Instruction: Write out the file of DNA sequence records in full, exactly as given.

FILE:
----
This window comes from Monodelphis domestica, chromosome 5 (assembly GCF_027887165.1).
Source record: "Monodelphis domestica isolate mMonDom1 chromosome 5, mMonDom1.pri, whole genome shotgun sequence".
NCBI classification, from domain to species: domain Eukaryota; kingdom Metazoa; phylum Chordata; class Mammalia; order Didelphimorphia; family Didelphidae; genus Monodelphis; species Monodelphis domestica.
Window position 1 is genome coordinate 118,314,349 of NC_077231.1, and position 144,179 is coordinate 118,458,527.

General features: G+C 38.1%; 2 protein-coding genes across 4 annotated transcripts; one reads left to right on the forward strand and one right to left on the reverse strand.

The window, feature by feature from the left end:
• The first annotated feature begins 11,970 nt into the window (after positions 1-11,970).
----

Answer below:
This window comes from Monodelphis domestica, chromosome 5 (assembly GCF_027887165.1).
Source record: "Monodelphis domestica isolate mMonDom1 chromosome 5, mMonDom1.pri, whole genome shotgun sequence".
NCBI classification, from domain to species: domain Eukaryota; kingdom Metazoa; phylum Chordata; class Mammalia; order Didelphimorphia; family Didelphidae; genus Monodelphis; species Monodelphis domestica.
Window position 1 is genome coordinate 118,314,349 of NC_077231.1, and position 144,179 is coordinate 118,458,527.

General features: G+C 38.1%; 2 protein-coding genes across 4 annotated transcripts; one reads left to right on the forward strand and one right to left on the reverse strand.

The window, feature by feature from the left end:
• The first annotated feature begins 11,970 nt into the window (after positions 1-11,970).